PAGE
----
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Gold for adults, sil­ver for in­fants: Pfiz­er's Pre­vnar 2.0 head­ed to FDA months af­ter Mer­ck­'s green light

Pfizer was first to the finish line for the next-gen pneumococcal vaccine in adults, but Merck beat its rival with a jab for children in June.

Now, two months after Merck’s 15-valent Vaxneuvance won the FDA stamp of approval for kids, Pfizer is out with some late-stage data on its 20-valent shot for infants.

Known as Prevnar 20 for adults, Pfizer’s 20vPnC will head to the FDA by the end of this year for an approval request in infants, the Big Pharma said Friday morning. Discussions with the FDA will occur first and more late-stage pediatric trials are expected to read out soon, informing the regulatory pathway in other countries and regions.

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No­var­tis re­ports two pa­tient deaths af­ter treat­ment with Zol­gens­ma

Two children with spinal muscular atrophy have died after receiving Novartis’ Zolgensma, a gene therapy designed as a one-time treatment for the rare fatal disease.

The deaths, which resulted from acute liver failure, occurred in Russia and Kazakhstan, Novartis confirmed in a statement to Endpoints News. Having notified health authorities across all the markets where Zolgensma is available, it will update the drug label “to specify that fatal acute liver failure has been reported,” a spokesperson wrote.

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Benjamin Oakes, Scribe Therapeutics CEO

CEO of Doud­na spin­out: With­in five years, genome ed­i­tors will have a 're­al­ly big im­pact' on pa­tients' lives

“CRISPR-by-design” is the idea behind Scribe Therapeutics, a company spun out from Jennifer Doudna’s Nobel-winning lab that’s competing in a closely-tracked field of genome editor companies just starting to make their way to the clinic.

After nabbing $100 million last March for its Series B funding round, Scribe is taking a different tack from some of its competitors, crafting a new enzyme isolated from bacteria called CasX, which has now been tweaked extensively and may be targeted to a range of genome-related diseases, offering a plethora of therapeutic options.

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House pass­es his­toric drug pric­ing re­forms, lin­ing up decades-in-the-mak­ing win for Biden and De­moc­rats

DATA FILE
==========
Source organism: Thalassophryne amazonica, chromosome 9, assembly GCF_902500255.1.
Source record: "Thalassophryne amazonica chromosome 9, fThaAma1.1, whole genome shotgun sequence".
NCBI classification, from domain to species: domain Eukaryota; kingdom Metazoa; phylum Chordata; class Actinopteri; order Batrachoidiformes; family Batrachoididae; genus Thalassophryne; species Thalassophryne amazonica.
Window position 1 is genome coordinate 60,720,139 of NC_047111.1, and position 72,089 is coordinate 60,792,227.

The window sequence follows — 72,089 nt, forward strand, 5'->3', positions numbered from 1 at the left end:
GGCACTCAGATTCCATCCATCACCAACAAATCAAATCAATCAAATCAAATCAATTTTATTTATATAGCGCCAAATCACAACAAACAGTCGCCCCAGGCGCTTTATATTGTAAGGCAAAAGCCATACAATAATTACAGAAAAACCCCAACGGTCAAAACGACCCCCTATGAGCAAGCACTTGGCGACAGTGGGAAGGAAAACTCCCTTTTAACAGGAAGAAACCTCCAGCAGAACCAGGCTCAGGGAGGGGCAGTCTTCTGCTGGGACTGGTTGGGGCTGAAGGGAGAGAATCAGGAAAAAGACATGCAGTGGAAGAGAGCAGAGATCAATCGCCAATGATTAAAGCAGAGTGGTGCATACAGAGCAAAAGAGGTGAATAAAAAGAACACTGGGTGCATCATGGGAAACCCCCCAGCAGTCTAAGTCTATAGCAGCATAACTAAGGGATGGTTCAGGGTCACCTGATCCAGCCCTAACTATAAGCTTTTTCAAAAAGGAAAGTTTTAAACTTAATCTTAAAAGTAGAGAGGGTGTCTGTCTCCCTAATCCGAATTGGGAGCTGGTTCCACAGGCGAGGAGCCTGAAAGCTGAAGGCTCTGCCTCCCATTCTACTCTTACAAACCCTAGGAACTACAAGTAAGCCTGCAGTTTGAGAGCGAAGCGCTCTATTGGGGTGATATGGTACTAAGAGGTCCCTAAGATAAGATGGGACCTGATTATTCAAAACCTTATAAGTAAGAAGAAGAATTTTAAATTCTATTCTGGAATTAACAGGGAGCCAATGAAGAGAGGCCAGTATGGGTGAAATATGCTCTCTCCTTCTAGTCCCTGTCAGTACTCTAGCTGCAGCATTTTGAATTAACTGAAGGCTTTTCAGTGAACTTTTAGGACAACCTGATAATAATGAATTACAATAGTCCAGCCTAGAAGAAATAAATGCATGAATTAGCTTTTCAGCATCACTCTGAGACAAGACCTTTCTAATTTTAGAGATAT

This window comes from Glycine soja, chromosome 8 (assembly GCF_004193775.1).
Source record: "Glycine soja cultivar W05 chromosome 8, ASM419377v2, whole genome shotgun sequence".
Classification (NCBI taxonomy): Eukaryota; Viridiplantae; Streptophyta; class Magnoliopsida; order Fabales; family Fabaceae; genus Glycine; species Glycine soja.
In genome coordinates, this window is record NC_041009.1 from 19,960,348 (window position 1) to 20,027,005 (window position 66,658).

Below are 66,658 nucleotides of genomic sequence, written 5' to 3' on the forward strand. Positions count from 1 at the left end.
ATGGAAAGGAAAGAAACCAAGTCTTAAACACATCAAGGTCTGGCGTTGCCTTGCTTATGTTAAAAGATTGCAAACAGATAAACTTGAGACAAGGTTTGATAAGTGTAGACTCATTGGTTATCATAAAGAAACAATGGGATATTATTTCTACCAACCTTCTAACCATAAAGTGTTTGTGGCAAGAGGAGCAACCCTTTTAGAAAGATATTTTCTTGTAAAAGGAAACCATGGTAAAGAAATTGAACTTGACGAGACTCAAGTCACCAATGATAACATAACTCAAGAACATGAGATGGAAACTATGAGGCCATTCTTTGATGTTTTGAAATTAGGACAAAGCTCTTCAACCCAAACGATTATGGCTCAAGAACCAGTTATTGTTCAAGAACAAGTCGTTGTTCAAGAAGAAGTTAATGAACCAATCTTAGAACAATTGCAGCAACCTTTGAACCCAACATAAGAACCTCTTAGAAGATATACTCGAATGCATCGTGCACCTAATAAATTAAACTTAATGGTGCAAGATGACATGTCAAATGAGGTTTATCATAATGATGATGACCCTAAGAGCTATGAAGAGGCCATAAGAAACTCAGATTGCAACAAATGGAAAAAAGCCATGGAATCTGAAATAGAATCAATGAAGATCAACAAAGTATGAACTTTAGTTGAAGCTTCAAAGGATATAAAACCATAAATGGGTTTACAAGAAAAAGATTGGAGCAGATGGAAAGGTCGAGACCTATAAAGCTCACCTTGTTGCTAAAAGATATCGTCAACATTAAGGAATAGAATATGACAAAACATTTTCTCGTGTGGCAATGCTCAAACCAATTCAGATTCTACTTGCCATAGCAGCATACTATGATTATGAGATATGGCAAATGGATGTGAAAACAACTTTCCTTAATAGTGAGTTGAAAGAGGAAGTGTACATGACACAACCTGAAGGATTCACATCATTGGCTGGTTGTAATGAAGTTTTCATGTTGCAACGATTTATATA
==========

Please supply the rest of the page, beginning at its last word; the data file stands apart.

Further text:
The US House of Representatives today voted along party lines (all Dems voted for it), 220-207 to pass new, wide-ranging legislation that will allow Medicare drug price negotiations for the first time ever, and cap seniors’ drug expenses to $2,000 per year and seniors’ insulin costs at $35 per month.

Setting up a major victory for President Joe Biden, representatives returned from their summer recess to pass the Inflation Reduction Act, even as many noted the bill would only modestly reduce inflation.

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Senate Finance Committee Chair Ron Wyden (D-OR) (Francis Chung/E&E News/POLITICO via AP Images)

Sen­ate Fi­nance chair con­tin­ues his in­ves­ti­ga­tion in­to phar­ma tax­es with re­quests for Am­gen

Amgen is the latest pharma company to appear on the radar of Senate Finance Committee Chair Ron Wyden (D-OR), who is investigating the way pharma companies are using subsidiaries in low- or zero-tax countries to lower their tax bills.

Like its peers Merck, AbbVie and Bristol Myers Squibb, Wyden notes how Amgen uses its Puerto Rico operations to consistently pay tax rates that are substantially lower than the U.S. corporate tax rate of 21%, with an effective tax rate of 10.7% in 2020 and 12.1% in 2021.

FDA ap­proves sec­ond in­di­ca­tion for As­traZeneca and Dai­ichi's En­her­tu in less than a week

AstraZeneca and Daiichi Sankyo’s antibody-drug conjugate Enhertu scored its second approval in less than a week, this time for a subset of lung cancer patients.

Enhertu received accelerated approval on Thursday to treat adults with unresectable or metastatic non-small cell lung cancer (NSCLC) whose tumors have activating HER2 (ERBB2) mutations, and who have already received a prior systemic therapy.

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J&J to re­move talc prod­ucts from shelves world­wide, re­plac­ing with corn­starch-based port­fo­lio

After controversially spinning out its talc liabilities and filing for bankruptcy in an attempt to settle 38,000 lawsuits, Johnson & Johnson is now changing up the formula for its baby powder products.

J&J is beginning the transition to an all cornstarch-based baby powder portfolio, the pharma giant announced on Thursday — just months after a federal judge ruled in favor of its “Texas two-step” bankruptcy to settle allegations that its talc products contained asbestos and caused cancer. An appeals court has since agreed to revisit that case.